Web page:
4. Ohio State CB Chimdi Chekwa: Recorded two interceptions and six tackles, including one for loss. Leads the league with five passes defended.

Big Ten's Heisman contenders

August, 31, 2010
8/31/10
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It has felt like an eternity since Ohio State quarterback Troy Smith hoisted the Heisman Trophy in December 2006. The Big Ten was on top of the college football world back then, as Ohio State seemed destined for a national title. We all know what happened next, as the Big Ten endured struggles in big games. The league also didn't produce any legit Heisman contenders in 2007, 2008 or 2009.

Things could change this fall, as several Big Ten players could be in the mix for college football's top award.

Ohio State QB Terrelle Pryor: Pryor certainly lacks the numbers to be considered one of the nation's elite players, but he boasts tremendous skills. Most important, he always generates hype, earning back-to-back Big Ten preseason Offensive Player of the Year awards. After winning Offensive MVP honors in the Rose Bowl against Oregon, Pryor looks ready to take the next step in his development. He boasts a 19-3 record as Ohio State's starter and should play in a more expanded offense this year. A big performance in Week 2 against Miami would boost Pryor's Heisman hopes.

Wisconsin RB John Clay: The reigning Big Ten Offensive Player of the Year has been somewhat overlooked in the preseason, but things could change when the games get started. After leading the Big Ten and ranking 12th nationally in rushing average (116.7 ypg) in 2009, Clay is poised for a huge junior season. He'll run behind arguably the nation's best offensive line, and he should be more durable following offseason surgeries to correct nagging ankle problems.

Iowa DE Adrian Clayborn: Although he plays a different position, Clayborn already is drawing some comparisons to former Nebraska star Ndamukong Suh, who put defensive linemen on the national map in 2009. He's a disruptive force inside who won MVP honors at the Orange Bowl after dominating Georgia Tech's offensive line. Clayborn also has the hype factor going for him as his name and face are known around the country.

Penn State RB Evan Royster: As a young quarterback steps in for the Nittany Lions, Royster likely will take on an enhanced role this fall. He figures to get more carries as he chases Curt Warner's team career rushing record (only 481 yards away). Royster has eclipsed 1,100 rushing yards in each of the last two seasons. A big performance against Alabama and reigning Heisman Trophy winner Mark Ingram in Week 2 would really help his candidacy.
You've already sampled the standard fare for Big Ten predictions this fall. Now it's time for the fun part.

Here are 10 fearless predictions in the Big Ten, which kicks off the 2010 season Thursday night!

1. The Big Ten faces Nebraska in a BCS bowl: Ohio State will get back to the national title game for the first time in three years. Because of the new Rose Bowl rule, a non-AQ team heads to Pasadena, but the Big Ten gets an at-large BCS berth for the sixth consecutive season. Iowa, Wisconsin, Penn State or Michigan State heads to the Fiesta Bowl to face Big 12 champion and soon-to-be Big Ten member Nebraska on New Year's Day.

2. The Game changes dates: I really hope I'm wrong on this one, but too many signs point to the Ohio State-Michigan game moving up on the schedule beginning in 2011. Perhaps the Big Ten bigwigs listen to their fans, but the potential for an Ohio State-Michigan clash in the Big Ten championship game could be too valuable ($$$) to pass up. My bet is on the Buckeyes and Wolverines ending up in different divisions when the alignment comes out.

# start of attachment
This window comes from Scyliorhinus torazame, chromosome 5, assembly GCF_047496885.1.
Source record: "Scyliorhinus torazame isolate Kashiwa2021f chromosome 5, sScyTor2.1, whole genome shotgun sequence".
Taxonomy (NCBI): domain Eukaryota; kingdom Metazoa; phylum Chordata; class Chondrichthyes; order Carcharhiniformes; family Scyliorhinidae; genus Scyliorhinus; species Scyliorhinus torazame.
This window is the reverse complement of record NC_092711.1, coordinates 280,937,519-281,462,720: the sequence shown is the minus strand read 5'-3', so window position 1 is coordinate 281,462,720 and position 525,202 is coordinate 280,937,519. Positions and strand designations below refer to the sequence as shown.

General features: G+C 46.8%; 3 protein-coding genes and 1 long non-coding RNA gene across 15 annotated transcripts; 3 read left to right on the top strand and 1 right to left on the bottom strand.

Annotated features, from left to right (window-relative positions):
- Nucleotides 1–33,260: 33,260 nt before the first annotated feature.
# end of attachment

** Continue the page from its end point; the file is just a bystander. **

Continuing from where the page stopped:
[+] EnlargeJoe Paterno
AP Photo/M. Spencer GreenJoe Paterno's 400th win will come against Michigan.
3. Joe Paterno secures career win No. 400 against Michigan: I don't see Penn State beating Alabama or Iowa on the road, but the Lions take a 5-2 mark into the Michigan game on Oct. 30 and beat the Wolverines for the third consecutive season. Another possibility is the Oct. 23 game at Minnesota. Paterno enters the fall with a record 394 career victories.

4. Michigan and Penn State both play three quarterbacks: Not an overly fearless pick here, but I expect two gifted true freshmen, Penn State's Robert Bolden and Michigan's Devin Gardner, to see the field this fall. Penn State will want to evaluate more than one quarterback in a game setting, and it's rare when a quarterback playing in a spread offense like Rich Rodriguez's lasts the entire season without injury. Denard Robinson likely starts the opener, but Gardner and Tate Forcier also will play at some point.

5. Michigan State's Greg Jones records two interceptions: Jones has done everything but intercept a pass in his first three seasons at Michigan State. Things change this fall, as the linebacker becomes a bigger factor in coverage and records a pair of picks to earn consensus All-America honors for the second consecutive year.

6. MarQueis Gray leads Minnesota in receiving: After competing with Adam Weber for the Gophers' starting quarterback job this spring, Gray becomes Weber's top target in the passing game. He catches on quickly at receiver and uses his size and good hands to become a reliable possession option.

7. Bill Lynch chucks his chewing gum against Michigan again: Once again, a bad call in the Michigan game on Oct. 2 will bring Howard Beale out of the normally subdued Lynch. Maybe it's a touchdown called back on a phantom holding penalty, or a fumble that never was, but Lynch's gum surely will take flight.